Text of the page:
Diesel engines remade trucking

Heavy-duty trucks run on heavy-duty fuel: diesel. These days, more than 95 percent of the big trucks on the road run on diesel fuel. But it took a while for diesel engines to take hold. Rudolf Diesel went from being a student of thermodynamics to inventing a new kind of engine based on the premise that higher compression created more power and efficiency. His first prototype was built in 1893 and the first successful model in 1897. It was 16.2 percent more efficient than the steam engines that were available at the time.

Other inventors’ improvements only increased the diesel engine’s benefits and utilities. Swiss inventor lfre Büchi added a turbocharger to the diesel engine in 1925, boosting efficiency more than 40 percent. In 1927 Robert Bosch made diesel engines even more economical and efficient with a fuel-injection pump.


Clessie Cummins, a mechanic in Columbus, Indiana, formed a partnership in 1919 with industrialist and banker William Irwin, for whom he was a part-time chauffeur. Their first endeavor – a three-horsepower farm diesel built for Sears, Roebuck – was a bust, but with Irwin’s backing, Cummins kept working to build better, more powerful diesel engines. He hit on a successful solution in 1930 that worked well in automobiles.

Truck manufacturers remained unconvinced, continuing to rely on gasoline engines. Irwin came to the rescue again, placing Cummins diesel engines in the delivery trucks in use by his California-based grocery chain of Purity Stores. The drivers liked them and word spread. The company prospered as America’s roads and highways led to more truck traffic. Cummins continued to focus on engines it sold to truck manufacturers. Cummins developed a turbodiesel in the early ‘50s which increased engine horsepower by half without increasing fuel consumption. Cummins dominated the heavy-duty U.S. diesel market throughout the ‘50s, but the ‘60s brought increased competition. Cummins kept to diesels, but its attempts to scale down to the light-duty market were not particularly successful, nor were the company’s efforts to diversify.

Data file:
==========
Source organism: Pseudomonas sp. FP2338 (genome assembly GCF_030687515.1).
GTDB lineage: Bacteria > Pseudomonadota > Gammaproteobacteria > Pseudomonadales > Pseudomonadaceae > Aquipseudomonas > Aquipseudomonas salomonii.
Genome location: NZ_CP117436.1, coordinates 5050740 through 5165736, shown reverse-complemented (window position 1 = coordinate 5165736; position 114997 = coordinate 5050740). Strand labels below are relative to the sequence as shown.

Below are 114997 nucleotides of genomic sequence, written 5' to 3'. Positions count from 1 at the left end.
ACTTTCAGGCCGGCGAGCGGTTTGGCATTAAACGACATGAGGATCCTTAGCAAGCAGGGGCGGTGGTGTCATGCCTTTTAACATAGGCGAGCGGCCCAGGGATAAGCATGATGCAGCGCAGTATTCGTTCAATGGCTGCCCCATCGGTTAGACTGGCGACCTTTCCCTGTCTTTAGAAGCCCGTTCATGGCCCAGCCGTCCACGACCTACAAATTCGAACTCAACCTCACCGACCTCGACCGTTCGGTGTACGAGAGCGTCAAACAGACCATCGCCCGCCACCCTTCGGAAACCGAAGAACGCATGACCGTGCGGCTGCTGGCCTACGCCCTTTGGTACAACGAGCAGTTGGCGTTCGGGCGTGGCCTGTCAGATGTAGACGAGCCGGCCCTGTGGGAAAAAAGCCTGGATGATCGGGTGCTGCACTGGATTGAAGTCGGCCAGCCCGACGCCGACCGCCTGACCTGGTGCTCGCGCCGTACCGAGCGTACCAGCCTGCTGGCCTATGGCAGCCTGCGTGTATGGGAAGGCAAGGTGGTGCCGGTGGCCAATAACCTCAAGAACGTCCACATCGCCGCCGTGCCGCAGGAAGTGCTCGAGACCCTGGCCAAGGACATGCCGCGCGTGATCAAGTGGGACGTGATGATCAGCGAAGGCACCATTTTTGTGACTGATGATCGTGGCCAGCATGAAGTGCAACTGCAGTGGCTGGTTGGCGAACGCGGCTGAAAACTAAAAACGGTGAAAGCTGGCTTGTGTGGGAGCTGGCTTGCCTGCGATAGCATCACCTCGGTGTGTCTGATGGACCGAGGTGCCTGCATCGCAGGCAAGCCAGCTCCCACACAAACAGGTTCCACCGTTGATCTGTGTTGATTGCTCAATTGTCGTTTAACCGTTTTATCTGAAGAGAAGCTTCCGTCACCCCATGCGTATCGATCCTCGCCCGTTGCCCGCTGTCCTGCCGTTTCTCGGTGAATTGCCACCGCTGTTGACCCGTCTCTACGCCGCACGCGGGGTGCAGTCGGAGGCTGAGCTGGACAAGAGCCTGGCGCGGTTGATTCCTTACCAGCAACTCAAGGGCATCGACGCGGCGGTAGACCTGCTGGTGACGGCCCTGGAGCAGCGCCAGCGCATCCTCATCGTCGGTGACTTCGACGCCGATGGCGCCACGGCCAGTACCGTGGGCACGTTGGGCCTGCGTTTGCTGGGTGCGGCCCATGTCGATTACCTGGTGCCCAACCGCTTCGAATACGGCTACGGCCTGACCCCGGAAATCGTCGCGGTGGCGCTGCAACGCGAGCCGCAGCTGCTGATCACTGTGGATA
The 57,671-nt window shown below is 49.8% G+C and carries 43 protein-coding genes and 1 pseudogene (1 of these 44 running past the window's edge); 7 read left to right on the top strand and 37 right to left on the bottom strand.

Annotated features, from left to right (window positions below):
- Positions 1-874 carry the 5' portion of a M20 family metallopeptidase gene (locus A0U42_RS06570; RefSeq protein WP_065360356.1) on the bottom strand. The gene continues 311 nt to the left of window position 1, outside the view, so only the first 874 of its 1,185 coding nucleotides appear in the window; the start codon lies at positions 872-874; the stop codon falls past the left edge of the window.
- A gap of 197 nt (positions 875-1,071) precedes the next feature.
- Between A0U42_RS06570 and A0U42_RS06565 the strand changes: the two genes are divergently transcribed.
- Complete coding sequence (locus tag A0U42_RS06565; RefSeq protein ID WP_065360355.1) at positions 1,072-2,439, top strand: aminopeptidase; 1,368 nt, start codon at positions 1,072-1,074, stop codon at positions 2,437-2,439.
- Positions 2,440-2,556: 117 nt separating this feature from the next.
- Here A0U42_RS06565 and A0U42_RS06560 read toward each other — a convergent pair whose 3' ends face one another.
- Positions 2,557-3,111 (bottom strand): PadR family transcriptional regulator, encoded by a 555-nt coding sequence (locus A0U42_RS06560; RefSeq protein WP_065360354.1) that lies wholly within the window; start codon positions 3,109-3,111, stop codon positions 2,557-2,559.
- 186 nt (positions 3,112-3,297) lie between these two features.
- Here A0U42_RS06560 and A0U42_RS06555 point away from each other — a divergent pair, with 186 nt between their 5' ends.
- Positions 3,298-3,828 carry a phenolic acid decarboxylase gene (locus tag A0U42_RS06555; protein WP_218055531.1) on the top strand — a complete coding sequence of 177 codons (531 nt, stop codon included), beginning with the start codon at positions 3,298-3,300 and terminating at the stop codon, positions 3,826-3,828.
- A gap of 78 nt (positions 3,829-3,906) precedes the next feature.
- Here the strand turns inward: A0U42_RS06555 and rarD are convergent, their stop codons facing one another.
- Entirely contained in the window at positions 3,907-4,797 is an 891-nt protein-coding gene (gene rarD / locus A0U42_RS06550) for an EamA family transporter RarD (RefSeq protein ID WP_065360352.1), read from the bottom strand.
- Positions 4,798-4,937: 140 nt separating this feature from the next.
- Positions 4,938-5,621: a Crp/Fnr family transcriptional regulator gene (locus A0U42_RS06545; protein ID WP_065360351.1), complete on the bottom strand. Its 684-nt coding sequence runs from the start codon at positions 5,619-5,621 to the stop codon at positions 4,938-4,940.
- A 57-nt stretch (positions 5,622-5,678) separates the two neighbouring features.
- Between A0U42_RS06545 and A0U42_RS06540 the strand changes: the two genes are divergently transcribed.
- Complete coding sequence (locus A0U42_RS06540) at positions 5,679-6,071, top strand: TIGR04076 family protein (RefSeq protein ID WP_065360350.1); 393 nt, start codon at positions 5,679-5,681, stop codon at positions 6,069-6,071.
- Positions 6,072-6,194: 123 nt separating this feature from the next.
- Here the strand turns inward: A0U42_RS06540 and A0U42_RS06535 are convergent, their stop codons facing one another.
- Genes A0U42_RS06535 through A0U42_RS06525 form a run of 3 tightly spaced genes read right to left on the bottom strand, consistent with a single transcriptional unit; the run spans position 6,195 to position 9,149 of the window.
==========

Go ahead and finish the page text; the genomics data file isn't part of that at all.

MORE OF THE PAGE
On a roller coaster driven by a fluctuating economy, Cummins increasingly turned toward non-highway engines and a growing European market. In the ‘80s, it faced more competition from Japan, and met it with better manufacturing procedures and cost-cutting. In the late ‘80s the pressure was on to meet government emission control regulations. Its offering had problems and business migrated to its more successful competitors, causing Cummins’ market share to fall dramatically.

Cummins bounced back under a new partnership with Ford, Tenneco and Kubota, and its 75th year, 1993, was its most profitable ever. It went on to form a number of joint ventures and invested heavily in research and development. Nevertheless, Cummins and other heavy diesel engine manufacturers paid a large fine to the EPA to settle a suit that claimed computerized timing devices were used to evade emissions tests. Cummins’ financial fortunes dropped with its heavy-duty truck engine sales declining precipitously. The slide continued. However, in 2001, Cummins agreed to build engines for Paccar, the parent company for Kenworth and Peterbilt. Cummins diversification into other sectors beyond heavy-duty diesel engines ultimately saved it. One notable development was its alliance with Chrysler and the introduction of the first Cummins-powered RAM truck. It is a partnership that has thrived.

The Cat – Caterpillar